Because women with ASC-H (cannot exclude high-grade squamous intraepithelial lesion, or HSIL) have a higher risk for CIN3+ than ASC-US, women with this Pap interpretation should be referred for colposcopy. Women with a finding of atypical glandular cells (AGC, formerly called AGUS) should undergo colposcopy with endocervical sampling, except women with atypical endometrial cells, who should be evaluated with endometrial sampling.

For the first time, "the guidelines make clear that when liquid cytology is used, the preferred method for triaging ASC cases is reflex HPV testing," says Dr. Lozano. Although those results had been expected (as reported in the October 2001 CAP TODAY article "Closer to consensus on abnormal Pap tests"), "we needed the auspices of a consensus conference and publication in a peer-review journal," he adds. "This should guarantee reimbursement for HPV tests that are ordered and used appropriately." Ironically, however, a higher volume of HPV testing might result in lower payments per test. "If a lot of claims start coming in, insurance companies may start ratcheting down reimbursement," Dr. Lozano says.

"Approximately 60 percent of the total Pap market is now liquid-based, and, by numbers, liquid-based cytology is now the standard," says J. Thomas Cox, MD, a gynecologist who directs the gynecology clinic in the Health Service at the University of California, Santa Barbara. "The conventional Pap will disappear in the next few years," he predicts. The new standard will be liquid-based cytology every two years, Dr. Cox adds, with reflex testing for ASC-US. "Even hold-out payers will be convinced by these guidelines because this approach is more cost-effective than the present, common approach of annual conventional Paps and repeat cytology for ASC-US," he says.

The guidelines are backed by a number of prestigious medical organizations, including the National Cancer Institute and the American Society for Colposcopy and Cervical Pathology. "We really got a lot of people together behind HPV testing," says Dr. Davey, although "there’s still the option of doing colposcopy or repeat Pap."

Says Dr. Cox: "I totally agree with the guidelines. HPV is 96 percent sensitive for the highest grade pre-cancer." A negative HPV finding "gives you enough reassurance to go back to annual Pap testing." For women whose Pap result is ASC-US and who receive an HPV-positive finding, "their risk of high-grade precancer is almost identical to those with LSIL," Dr. Cox adds. For both groups, "you go to colposcopy."

David R. Bolick, MD, medical director of Reference Pathology Services, Sandy, Utah, proclaims himself a longtime proponent of HPV testing and liquid Pap, so he’s pleased with the new guidelines. "In my opinion, the traditional Pap smear is antiquated," he says. Even if you don’t wind up running an HPV test, "you get a better specimen with liquid Pap."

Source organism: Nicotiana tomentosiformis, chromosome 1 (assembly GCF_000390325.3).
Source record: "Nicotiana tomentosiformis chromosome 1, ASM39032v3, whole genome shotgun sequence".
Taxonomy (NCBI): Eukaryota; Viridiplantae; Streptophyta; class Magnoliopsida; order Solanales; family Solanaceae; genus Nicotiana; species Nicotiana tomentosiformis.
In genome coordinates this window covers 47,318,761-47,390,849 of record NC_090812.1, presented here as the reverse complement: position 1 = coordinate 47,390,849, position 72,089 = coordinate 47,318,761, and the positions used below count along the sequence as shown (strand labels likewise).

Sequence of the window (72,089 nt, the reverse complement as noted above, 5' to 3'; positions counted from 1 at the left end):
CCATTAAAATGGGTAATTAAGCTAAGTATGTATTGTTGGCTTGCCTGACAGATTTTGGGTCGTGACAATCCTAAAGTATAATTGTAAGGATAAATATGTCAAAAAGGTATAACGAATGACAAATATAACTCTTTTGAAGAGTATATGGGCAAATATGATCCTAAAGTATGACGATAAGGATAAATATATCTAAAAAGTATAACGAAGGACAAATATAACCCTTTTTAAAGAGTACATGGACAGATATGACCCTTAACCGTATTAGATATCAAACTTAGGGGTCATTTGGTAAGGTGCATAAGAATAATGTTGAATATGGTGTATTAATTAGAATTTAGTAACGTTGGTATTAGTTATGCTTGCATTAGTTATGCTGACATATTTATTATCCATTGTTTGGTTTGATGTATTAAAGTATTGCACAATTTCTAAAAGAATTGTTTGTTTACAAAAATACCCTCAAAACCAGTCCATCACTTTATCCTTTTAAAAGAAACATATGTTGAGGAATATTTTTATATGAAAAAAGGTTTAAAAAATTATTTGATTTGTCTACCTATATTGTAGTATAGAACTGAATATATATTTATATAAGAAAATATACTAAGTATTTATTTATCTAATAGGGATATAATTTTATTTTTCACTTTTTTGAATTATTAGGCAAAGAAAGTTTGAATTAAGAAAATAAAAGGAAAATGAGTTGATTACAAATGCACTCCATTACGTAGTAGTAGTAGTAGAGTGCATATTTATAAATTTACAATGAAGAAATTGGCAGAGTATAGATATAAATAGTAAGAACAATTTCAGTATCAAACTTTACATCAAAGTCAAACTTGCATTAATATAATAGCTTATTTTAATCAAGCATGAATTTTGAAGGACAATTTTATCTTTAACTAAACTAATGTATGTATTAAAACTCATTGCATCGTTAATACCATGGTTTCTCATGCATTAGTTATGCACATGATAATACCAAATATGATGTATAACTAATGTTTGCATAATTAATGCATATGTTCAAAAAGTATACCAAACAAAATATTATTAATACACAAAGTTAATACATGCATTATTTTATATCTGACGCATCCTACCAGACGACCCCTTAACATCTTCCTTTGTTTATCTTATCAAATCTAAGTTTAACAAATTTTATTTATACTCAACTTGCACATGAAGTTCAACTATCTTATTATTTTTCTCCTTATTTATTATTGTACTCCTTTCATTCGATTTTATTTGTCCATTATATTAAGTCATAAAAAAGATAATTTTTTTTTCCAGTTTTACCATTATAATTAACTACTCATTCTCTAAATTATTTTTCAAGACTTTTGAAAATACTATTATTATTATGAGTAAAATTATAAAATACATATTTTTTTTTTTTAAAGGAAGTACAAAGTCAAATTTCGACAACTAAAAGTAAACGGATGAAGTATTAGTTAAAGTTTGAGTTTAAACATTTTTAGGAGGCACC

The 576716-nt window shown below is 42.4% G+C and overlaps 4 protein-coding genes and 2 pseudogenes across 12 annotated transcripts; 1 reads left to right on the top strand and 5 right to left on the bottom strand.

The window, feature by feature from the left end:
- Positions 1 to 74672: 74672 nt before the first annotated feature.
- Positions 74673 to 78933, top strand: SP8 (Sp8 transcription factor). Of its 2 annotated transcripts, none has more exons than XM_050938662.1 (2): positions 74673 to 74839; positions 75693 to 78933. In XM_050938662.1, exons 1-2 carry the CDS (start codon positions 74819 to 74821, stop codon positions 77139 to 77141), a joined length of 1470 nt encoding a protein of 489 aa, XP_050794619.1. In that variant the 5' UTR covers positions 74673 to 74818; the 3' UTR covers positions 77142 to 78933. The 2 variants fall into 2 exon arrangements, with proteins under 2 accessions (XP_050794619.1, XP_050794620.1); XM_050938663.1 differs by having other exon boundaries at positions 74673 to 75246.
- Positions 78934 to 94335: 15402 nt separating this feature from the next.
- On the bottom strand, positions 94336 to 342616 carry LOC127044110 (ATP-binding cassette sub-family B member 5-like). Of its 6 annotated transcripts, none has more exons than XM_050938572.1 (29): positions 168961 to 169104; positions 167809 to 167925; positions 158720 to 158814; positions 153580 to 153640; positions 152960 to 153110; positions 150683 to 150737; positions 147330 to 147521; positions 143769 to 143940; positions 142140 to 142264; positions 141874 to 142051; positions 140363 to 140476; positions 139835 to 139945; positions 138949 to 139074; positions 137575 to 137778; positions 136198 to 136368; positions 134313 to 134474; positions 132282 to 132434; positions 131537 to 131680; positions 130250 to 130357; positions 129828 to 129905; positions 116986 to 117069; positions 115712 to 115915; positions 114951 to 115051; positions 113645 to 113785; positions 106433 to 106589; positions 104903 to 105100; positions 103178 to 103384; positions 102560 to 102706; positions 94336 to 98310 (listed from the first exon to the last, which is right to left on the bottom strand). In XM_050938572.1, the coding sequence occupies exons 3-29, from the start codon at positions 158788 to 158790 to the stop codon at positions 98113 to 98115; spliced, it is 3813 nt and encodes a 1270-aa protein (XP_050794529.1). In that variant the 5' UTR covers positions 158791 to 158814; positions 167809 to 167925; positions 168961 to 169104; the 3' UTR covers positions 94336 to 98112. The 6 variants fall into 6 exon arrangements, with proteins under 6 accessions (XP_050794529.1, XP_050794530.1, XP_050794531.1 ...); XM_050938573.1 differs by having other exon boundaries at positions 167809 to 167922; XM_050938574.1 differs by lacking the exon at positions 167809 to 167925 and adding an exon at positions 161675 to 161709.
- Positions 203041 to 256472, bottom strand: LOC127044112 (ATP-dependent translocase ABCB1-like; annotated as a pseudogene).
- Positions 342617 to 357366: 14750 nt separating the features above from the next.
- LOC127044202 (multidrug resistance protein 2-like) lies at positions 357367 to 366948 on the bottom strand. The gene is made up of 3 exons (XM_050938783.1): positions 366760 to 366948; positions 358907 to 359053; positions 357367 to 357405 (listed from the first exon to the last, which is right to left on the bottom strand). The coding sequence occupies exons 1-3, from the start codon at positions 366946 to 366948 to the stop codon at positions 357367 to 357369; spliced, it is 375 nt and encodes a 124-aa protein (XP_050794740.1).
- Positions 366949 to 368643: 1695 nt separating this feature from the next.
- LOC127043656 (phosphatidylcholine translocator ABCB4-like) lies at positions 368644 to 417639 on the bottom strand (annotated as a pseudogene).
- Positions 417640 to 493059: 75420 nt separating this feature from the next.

The Food and Drug Administration has approved only one liquid Pap sample for Digene HPV testing, Cytyc’s ThinPrep, but Dr. Bolick says his lab uses TriPath’s SurePath, which is awaiting FDA approval. (Laboratories can perform HPV testing on SurePath samples if they perform a validation study.)

Dr. Bolick believes more reflex HPV testing will increase the 61 percent market share for liquid Pap tests. A combination of more volume and competition should drive prices down, he says.

The experts agree that HPV reflex testing should be done on all women, regardless of age. Although HPV is a sexually transmitted disease and much more common in younger than older women, a positive HPV finding can be more significant in an older woman, Dr. Lozano says. "Although fewer [older women] are positive, when they are, there’s a higher risk of high-grade lesion and cancer," he says.

A study of the cost-effectiveness of different triage strategies for ASC-US, published in the May 8 issue of JAMA ("Cost-effectiveness of alternative triage strategies for atypical squamous cells of undetermined significance"), concluded that reflex HPV testing provides the same or greater life-expectancy benefits as the alternatives, including colposcopy and repeat Pap, and is more cost-effective than other strategies. Biennial liquid cytology with reflex HPV testing had a cost of $174,200 per year of life gained, compared with more than $200,000 for colposcopy.